Java MD5

Good morning. I woke up around 04:30 AM. Read for a while and then decided to try the Java MD5 challenge from HackerRank.

MD5 is a message-digest algorithm used to produce the same 16-byte string when using the same string. The input string is typically converted to bytes using a predefined format. This is done because we want the same digest to be produced when we input the same string.

This mechanism is used to determine if a document has been altered. It can also server to determine to determine if two strings are the same not knowing the actual strings. This last use is not foolproof. In 2004 Chinese researchers given a string used to create an MD5 digest, were able to create a completely different string (document) that would generate the same MD5 digest. That was one of the reasons today there a longer and more complicated mechanisms to produce different digest. In my Java code you can see some listed in the definition of DIGEST_ALGORITH.

I have worked for a long time with digests. I architected them into a storage server to verify that the stored and retrieved copies that a user would retrieve matched. At the time the Chinese researchers had not demonstrated an approach on how to generate the same MD5 digest using two different streams.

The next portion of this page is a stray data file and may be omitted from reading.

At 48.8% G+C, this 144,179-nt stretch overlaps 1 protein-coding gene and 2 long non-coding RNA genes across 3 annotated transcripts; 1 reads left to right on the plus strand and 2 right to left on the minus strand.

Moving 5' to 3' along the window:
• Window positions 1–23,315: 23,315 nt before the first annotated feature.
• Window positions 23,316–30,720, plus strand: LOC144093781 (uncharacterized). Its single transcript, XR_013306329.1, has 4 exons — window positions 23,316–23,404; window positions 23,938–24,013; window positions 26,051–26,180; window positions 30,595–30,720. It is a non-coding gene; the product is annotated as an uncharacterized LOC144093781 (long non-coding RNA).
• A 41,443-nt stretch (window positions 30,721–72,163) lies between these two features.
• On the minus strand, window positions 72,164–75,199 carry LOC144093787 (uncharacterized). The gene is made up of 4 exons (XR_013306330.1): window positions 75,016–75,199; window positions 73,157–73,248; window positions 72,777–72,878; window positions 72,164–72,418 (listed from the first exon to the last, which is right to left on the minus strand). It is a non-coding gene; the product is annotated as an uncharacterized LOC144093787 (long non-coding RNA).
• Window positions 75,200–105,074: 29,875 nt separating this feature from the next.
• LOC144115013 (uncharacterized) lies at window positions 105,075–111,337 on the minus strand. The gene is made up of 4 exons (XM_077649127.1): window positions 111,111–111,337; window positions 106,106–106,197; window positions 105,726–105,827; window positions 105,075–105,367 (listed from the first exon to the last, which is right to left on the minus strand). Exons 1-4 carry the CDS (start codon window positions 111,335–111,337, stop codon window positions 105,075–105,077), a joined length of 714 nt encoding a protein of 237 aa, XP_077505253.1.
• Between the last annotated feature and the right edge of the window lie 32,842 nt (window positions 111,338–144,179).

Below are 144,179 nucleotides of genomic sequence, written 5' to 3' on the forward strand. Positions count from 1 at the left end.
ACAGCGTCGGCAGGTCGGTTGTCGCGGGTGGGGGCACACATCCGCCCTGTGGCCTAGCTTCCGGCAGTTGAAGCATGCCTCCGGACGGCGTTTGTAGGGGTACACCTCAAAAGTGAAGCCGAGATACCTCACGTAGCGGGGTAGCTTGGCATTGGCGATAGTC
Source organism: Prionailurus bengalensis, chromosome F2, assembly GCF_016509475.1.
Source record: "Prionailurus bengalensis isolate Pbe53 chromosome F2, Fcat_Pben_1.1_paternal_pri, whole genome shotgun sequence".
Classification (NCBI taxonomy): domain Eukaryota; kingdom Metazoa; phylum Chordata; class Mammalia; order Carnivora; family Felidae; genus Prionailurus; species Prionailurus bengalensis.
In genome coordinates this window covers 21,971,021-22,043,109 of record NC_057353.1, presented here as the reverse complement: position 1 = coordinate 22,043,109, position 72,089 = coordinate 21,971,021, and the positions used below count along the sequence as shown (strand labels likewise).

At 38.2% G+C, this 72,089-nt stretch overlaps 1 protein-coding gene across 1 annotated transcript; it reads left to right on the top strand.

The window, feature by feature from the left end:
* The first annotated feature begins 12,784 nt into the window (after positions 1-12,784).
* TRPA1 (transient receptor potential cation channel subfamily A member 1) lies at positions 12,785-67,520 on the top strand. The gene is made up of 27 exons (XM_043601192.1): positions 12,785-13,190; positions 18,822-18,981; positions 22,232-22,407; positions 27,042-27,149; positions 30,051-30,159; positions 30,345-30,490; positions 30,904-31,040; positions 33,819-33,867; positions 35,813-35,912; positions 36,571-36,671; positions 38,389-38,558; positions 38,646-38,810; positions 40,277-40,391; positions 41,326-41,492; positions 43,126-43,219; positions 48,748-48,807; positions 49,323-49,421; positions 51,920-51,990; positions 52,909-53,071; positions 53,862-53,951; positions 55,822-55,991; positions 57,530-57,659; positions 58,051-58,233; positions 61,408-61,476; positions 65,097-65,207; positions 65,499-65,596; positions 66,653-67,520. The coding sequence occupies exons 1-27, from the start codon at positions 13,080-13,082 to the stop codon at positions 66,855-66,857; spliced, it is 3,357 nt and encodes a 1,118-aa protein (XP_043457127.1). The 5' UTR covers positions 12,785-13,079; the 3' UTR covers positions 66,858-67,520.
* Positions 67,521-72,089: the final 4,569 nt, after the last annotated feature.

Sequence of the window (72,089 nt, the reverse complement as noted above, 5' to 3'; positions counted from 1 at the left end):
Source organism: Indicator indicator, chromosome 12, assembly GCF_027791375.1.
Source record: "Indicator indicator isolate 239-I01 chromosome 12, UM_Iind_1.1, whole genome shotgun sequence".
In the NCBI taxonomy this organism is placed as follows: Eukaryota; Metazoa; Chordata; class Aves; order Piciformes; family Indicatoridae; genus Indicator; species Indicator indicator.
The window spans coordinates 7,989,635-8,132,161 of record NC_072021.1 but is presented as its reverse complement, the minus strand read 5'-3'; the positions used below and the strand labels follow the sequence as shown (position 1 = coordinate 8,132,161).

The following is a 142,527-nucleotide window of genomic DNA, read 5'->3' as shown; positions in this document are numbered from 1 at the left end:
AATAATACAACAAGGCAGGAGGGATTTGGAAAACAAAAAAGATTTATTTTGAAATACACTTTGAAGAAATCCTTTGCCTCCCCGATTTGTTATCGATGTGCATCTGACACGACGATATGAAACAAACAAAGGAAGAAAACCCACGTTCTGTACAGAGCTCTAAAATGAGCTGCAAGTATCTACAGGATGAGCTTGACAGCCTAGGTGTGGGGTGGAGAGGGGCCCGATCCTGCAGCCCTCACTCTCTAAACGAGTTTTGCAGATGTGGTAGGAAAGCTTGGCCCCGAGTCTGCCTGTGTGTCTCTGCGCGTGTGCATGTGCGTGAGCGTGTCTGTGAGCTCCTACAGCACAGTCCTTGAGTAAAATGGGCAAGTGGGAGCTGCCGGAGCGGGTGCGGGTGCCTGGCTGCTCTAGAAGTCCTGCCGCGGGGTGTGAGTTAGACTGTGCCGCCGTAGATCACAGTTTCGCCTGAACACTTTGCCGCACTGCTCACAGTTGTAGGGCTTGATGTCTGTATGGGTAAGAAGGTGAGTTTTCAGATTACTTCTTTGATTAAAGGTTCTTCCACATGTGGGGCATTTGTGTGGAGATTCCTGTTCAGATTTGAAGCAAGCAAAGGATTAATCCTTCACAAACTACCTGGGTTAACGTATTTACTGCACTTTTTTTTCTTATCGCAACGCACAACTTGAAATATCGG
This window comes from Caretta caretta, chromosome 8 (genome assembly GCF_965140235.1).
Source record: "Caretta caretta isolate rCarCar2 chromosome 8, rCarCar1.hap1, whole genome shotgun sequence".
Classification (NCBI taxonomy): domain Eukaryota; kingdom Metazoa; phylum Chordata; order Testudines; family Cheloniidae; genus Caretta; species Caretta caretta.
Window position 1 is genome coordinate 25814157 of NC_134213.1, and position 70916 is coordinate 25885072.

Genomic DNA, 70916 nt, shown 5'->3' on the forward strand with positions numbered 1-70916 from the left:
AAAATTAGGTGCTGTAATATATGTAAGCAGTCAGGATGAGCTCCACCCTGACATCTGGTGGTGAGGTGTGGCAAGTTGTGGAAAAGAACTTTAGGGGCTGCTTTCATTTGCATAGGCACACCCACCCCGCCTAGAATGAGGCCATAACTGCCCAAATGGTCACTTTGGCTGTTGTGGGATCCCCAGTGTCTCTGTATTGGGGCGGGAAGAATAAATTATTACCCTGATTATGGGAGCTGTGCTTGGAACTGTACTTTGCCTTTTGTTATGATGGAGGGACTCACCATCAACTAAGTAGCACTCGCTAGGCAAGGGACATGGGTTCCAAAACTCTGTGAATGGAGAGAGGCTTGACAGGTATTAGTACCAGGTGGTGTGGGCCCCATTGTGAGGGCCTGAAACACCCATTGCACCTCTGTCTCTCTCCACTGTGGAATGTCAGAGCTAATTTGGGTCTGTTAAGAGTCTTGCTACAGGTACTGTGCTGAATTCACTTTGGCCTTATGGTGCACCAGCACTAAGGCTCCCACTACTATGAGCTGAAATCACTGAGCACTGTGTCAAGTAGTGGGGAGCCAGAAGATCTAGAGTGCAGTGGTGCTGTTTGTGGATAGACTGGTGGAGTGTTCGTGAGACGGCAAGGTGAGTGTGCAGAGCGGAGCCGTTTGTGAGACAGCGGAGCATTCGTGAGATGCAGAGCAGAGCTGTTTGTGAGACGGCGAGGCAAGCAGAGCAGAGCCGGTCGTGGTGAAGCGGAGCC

Allow me to explain what I did. I called Dr. Donald Rivest and discussed the issue of two different streams of bytes producing the same MD5 digest. He agreed that it was possible but at the time, it was highly unlikely. So I generated a new 32-byte string to identify documents in the storage server that had nothing to do with the MD5 digest. In the metadata for the document I stored the MD5, the run-length encoding and the size. That worked well at the time and it still does today.

After the storage product was released to the market, a Fortune 500 company came out with a competing product. The key feature was called deduplication. What they did was store documents as they were stored and when the same MD5 was computed, they would delete it and refer to the stored document for which the MD5 digest matched. That appeared to vendor to be a great idea. When a company distributes internal documents, different employees might save it to the storage server. On a company with thousands of employees a considerable amount of disk space could be saved.

A few years go by and different instances of their product would retrieve the wrong document. By chance, when the documents are in the millions or billions, MD5 digest may collide for two or more totally different documents.

The storage server I architected and designed, from the start kept additional information (i.e., MD5, size and run-length encoding) so if two documents would have the same MD5 digest were encountered, the software would check their size and run-length encodings. The issue has never occurred and chances are it never will. I consider the approach I took to be elegant and simple, something the developers of the Fortune 500 company where not able to realize or prevent.